On Tuesday, November 4, The German Marshall Fund of the United States (GMF) hosted a discussion on the outcomes of the recent Turkish parliamentary election with Özgür Ünlühisarcıklı, Director of GMF’s Ankara office, and Sir Michael Leigh, Senior Fellow at GMF. The panel was moderated by Derek Chollet, Counselor and Senior Advisor for Security and Defense Policy at GMF’s Washington DC office.
Chollet opened the discussion by touching on the recent political upheavals that created the need for a second round of parliamentary elections on November 1. Following the election, which saw the ruling Justice and Development Party (AK Party) regain control of the parliament after losing the June 7 elections, Ünlühisarcıklı commented by stating, “none of us had the foresight to see the AK Party come back.” Considering the rapidly deteriorating political, security, and economic situations in Turkey, few had projected the AK Party to regain their majority, especially in light of President Recep Tayyip Erdoğan’s recent crackdown on media freedoms and the breakdown of the Kurdish peace process.
To explain this unexpected outcome, Ünlühisarcıklı pointed to three primary contributing factors. He claimed the first factor was the Turkish society’s desire for political stability, and stated, “the voter needs a government.” In the eyes of the voters, the inability of Turkey’s main parties to form a coalition government – whether by choice or by circumstance – created an overwhelming sense of chaos, which resulted in a return to the status quo. The second factor was the cultural desire to gather around a strong leader, which has intensified due to the precipitous threats from ISIS, as well as the recent Russian incursions into Turkish airspace. The third factor Ünlühisarcıklı described was, “a low transference between the AK Party and the other potential ruling parties.” Given the strong ethnic, ideological, and nationalist identities embodied by the competing Turkish parties, the AK Party had the ability to attract support from the most diverse voter demographic. In forecasting the next five years of AK Party rule, Ünlühisarcıklı argued that the sharing of executive power between President Davutoğlu and Erdoğan will be crucial and laid out two dichotomous scenarios – one in which Prime Minister Ahmet Davutoğlu decreases polarization and works with other parties towards a new constitution, or one in which President Erdoğan consolidates power regardless of the constitution.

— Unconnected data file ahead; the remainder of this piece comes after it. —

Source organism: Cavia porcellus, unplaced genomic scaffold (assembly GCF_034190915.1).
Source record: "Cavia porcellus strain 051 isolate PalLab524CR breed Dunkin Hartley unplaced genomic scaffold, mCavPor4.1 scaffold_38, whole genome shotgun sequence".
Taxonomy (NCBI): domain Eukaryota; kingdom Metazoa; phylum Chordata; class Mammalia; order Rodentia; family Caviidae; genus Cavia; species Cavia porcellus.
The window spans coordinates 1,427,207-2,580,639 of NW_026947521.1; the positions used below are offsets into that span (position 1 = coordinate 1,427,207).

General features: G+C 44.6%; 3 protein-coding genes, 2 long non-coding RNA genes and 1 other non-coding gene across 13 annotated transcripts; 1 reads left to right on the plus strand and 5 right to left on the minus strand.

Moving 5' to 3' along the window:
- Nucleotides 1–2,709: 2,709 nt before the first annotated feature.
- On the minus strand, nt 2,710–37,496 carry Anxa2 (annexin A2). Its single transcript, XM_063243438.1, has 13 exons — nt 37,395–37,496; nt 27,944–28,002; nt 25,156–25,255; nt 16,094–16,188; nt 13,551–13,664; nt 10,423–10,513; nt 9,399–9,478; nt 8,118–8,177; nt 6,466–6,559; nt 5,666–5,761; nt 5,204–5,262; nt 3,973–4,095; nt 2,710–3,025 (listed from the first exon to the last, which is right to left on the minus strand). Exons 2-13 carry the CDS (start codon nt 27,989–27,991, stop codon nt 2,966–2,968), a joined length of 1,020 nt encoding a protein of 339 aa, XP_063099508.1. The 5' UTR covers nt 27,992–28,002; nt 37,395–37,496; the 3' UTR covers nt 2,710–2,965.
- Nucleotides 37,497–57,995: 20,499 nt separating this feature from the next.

Sir Michael Leigh continued by discussing what happened between the June and November elections. Leigh pointed out that opposition parties bear some of the blame for their loss in the November 1 election. For example, one of the opposition parties, the Peoples’ Democratic Party (HDP), alienated many of their conservative Kurdish supporters by adopting very liberal tendencies, such as their large support for the LGBT community. Leigh emphasized that although the elections were declared by the Organization for Stability and Cooperation in Europe (OSCE) to be well-organized with a large voter-turnout, the elections were not, “held under fair conditions.” As evidence of this, Leigh argued that Erdoğan stoked the violent atmosphere in the pre-election period by not thoroughly investigating the October bombing of a protest in Ankara, and by increasing his violent reign against journalists, newspapers, and opposition candidates. Regarding the prospects of Prime Minister Davutoğlu emerging as a unitary figure in Turkish politics, Leigh stated that Davutoğlu, “is utterly and completely the creature of Erdoğan,” and thus had little faith in the possibility of Davutoğlu becoming a benevolent leader.
Refocusing the discussion to the transatlantic security arena, Leigh considered the potential for Turkey to accede to European Union membership. Leigh began by begging the question: “Can the EU really continue to treat Turkey as a fixation for membership within the context of shared values?” In light of the democratic shortcomings being seen in Turkey, Leigh questioned the ability of an external EU actor to internally establish rule of law within the country. Stating that “local ownership is a precondition,” Leigh underscored the perplexity of this debate by describing the necessity of treating Turkey as a strategic geopolitical partner, despite concern regarding its internal weaknesses. Leigh also criticized the EU for postponing the release of a report that was highly critical of President Erdoğan’s regime, arguing that this lack of complete transparency also tarnishes the reputation of the EU.
During the question and answer period, topics discussed included Turkey’s ability to assimilate Syrian refugees, the prospect for peace talks with the Kurds, the reinvigoration of U.S.-Turkey relations, and the religious undercurrents within Turkish society. In their final remarks, both Leigh and Ünlühisarcıklı stated that they see cooperation in Syria as the first step toward a renewal of U.S.-Turkey relations. Although the West is conscious of the prosecutions against the Turkish media, Ünlühisarcıklı argued that the answer does not lie in Western powers exerting pressure on the regime, but by Turks playing a larger and more active role in shaping the domestic political dialogue.